Kazufumi Shiraishi's novella 'Stand-in Companion' offers an interesting male perspective on infertility, plumbing the frustrations of a childless couple and the self-accusation and unspoken blame that can eat away at a relationship.
Japan Times
CULTURE / Books
Jan 19, 2019
'The Kinship of Secrets': Heartbreak and family separation during the Korean War
Eugenia Kim's second novel, 'The Kinship of Secrets,' is a measuredly moving story of a girl losing and finding a home, the ways in which families grow into units and immigrants into citizens.
Japan Times
CULTURE / Books
Nov 3, 2018
From vulnerability to violence, Yukiko Motoya enchants with ‘The Lonesome Bodybuilder’
Like a bouquet of exotic flowers, the stories in 'The Lonesome Bodybuilder' are varied and full of surprise, starting out with mundane situations and then turning strange in a way that feels uniquely Japanese.
Japan Times
CULTURE / Books
Sep 22, 2018
Haruki Murakami's 'Underground' still holds chilling lessons about Japan
Haruki Murakami's sole foray into journalism, 'Underground: The Tokyo Gas Attack and the Japanese Psyche,' celebrates its 20th anniversary this year. What lessons does it hold today about where Japan has gone as a society?
Japan Times
CULTURE / Books / RECENTLY PUBLISHED BOOKS ABOUT JAPAN
Sep 1, 2018
Toshiki Okada's 'The End of the Moment We Had' explores the plague of modern ennui in Japan
In two short stories, 'The End of the Moment We Had' and 'My Place in Plural' Okada excels at describing the great indifference that marks some Japanese youth.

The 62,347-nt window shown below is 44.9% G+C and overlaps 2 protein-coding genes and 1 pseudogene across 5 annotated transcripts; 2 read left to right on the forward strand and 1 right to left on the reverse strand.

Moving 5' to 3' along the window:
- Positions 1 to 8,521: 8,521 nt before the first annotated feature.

Japan Times
CULTURE / Books / RECENTLY PUBLISHED BOOKS ABOUT JAPAN
Aug 11, 2018
'The Bear and the Paving Stone': Whimsical stories celebrating language, friendship and life
Toshiyuki Horie's collection of stories embrace small moments, deep thought and cross-cultural connections.
Japan Times
CULTURE / Books
Jun 30, 2018
British, Japanese or somewhere in between? Kazuo Ishiguro questions nationhood from the 'third space'
Ishiguro has always seen himself as a British writer and dislikes being pegged to his Japanese origins. Still, he admits that the matter is complex.
Japan Times
CULTURE / Books
Jun 9, 2018
In 'Convenience Store Woman', Sayaka Murata questions normality in modern Japan
A former convenience store worker herself, Murata tells stories of women who don't fit in, who aren't ticking the boxes of middle class conformity.
Japan Times
CULTURE / Books / ESSENTIAL READING FOR JAPANOPHILES
Jun 2, 2018
Yukio Mishima's demons are out in full force in 'Runaway Horses'
'Perfect purity is possible,' Mishima writes, 'if you turn your life into a line of poetry written with a splash of death.'
COMMUNITY / Issues / THE FOREIGN ELEMENT
Apr 25, 2018
Relocating to San Francisco with a Japanese spouse
The mariachi blares through the night, mixed with the hustle of elephants. It is Friday night in Oakland, California — a fact embraced by our upstairs neighbors, who are partial to Mexican polka.
Japan Times
CULTURE / Books / ESSENTIAL READING FOR JAPANOPHILES
Apr 14, 2018
'The Man in the High Castle': Exploring a world in which the Axis powers reign supreme
First published in 1962 and recently made into a series for Amazon TV, Phillip K. Dick's novel imagines a counterfactual World War II, in which Germany and Japan have conquered Europe and America.

Longform

Yayoi Kusama’s “Pumpkin,” once the victim of high waves that dragged it into the sea, sits at the end of a pier on the south side of Naoshima.
Why is the most exciting art in Japan so hard to get to?